AdaCamp was a two-day unconference dedicated to increasing women’s participation in open technology and culture. This page is part of the AdaCamp Toolkit, which helps you take AdaCamp’s tools and practices and apply them to your own event. You can re-use the text of this page under the Creative Commons Attribution-Sharealike license with credit to the AdaCamp Toolkit.
AdaCamps provided a quiet room for attendees during all hours of the main daytime event. A quiet room is a comfortable room where talking and other interactions with other attendees aren’t allowed. It’s a place for people to sleep, work, read, think or have introvert time. At events that discuss difficult topics, it is a place to go and recover.
Thanks to events ranging from the WisCon SFF convention — which directly inspired our quiet room — to raves, for the quiet/chill room idea.
Sample description of quiet room for attendees
Use wording like the following in your attendee information:
EVENT provides a quiet room for all attendees at LOCATION accessed by [directions including any stairs or lifts]. The quiet room will have a SIGN DESCRIPTION sign at the entrance: SIGN GRAPHIC. The quiet room is open between HOUR and HOUR on DAYS.
You can work, think, chill out or nap in the quiet room but please don’t talk to other attendees. You can listen to headphones and you are also welcome to use computers and phones if they have their sound muted and you don’t have a voice conversation through them.
If you and someone else in the quiet room want to chat, please leave the room. If others are talking or making noise in the quiet room, and you are comfortable reminding them of the rules, please do so. Otherwise please ask the registration desk for help.
Choosing a quiet room
AdaCamp found that a maximum of around 5% of our attendees might be in the quiet room at any one time.
Choose a moderately sized room somewhat distant from the main hub of your event, and otherwise reasonably quiet. Make sure the quiet room is a comfortable temperature for sleeping and is not overly bright (no unblocked direct sun or bright lighting). The lighting should be on the dim end of standard indoor lighting.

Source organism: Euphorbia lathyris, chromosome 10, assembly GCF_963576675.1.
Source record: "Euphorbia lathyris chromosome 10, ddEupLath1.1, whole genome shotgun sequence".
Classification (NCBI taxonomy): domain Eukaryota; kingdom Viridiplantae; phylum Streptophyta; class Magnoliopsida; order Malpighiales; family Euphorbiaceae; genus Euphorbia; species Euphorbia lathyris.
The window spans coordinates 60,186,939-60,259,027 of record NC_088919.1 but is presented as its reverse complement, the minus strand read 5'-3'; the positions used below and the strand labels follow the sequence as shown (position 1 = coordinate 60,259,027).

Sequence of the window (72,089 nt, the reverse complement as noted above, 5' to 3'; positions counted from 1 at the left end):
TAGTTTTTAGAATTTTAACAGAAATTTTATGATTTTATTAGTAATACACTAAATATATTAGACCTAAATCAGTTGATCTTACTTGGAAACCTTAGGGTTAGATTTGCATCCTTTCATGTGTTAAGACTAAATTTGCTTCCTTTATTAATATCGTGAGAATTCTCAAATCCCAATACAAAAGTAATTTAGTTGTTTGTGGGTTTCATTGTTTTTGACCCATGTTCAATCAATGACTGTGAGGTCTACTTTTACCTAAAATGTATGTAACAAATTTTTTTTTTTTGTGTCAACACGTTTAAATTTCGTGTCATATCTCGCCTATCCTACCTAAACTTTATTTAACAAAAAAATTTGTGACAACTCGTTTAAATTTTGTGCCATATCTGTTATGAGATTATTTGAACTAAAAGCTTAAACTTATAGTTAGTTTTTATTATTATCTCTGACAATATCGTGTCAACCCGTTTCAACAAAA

Make sure the room is wheel accessible, in terms of reaching the entrance, in terms of width of the entrance, and that there is adequate space within for chairs and scooters with access not blocked by furniture.
Make sure the quiet room has good wifi coverage and powerpoints.
Furnishing a quiet room
Provide a mixture of work furniture, eg tables and chairs — try for high quality ergonomics for people with pain conditions — and a few softer furnishings such as beanbags, couches or sofas.
Provide enough powerboards for at least half the room to use a powerpoint, and place them conveniently near each piece of furniture. Tape any leads to the floor so that they aren’t a trip hazard.
At events where people may share particular solo hobbies, it might be fun to place a few “treats” in the quiet room, such as yarns to knit with.
How to sign a quiet room
- print a large (at least letter sized) sign that has the words “Quiet room” on it, and optionally a visual quiet logo, and and place it on the door
- place any additional directions to the quiet room in the venue as necessary
- AdaCamp Toolkit, Challenging topics and self-care at feminist unconferences
- Open Clip Art, The free “quiet” logo AdaCamp used for quiet rooms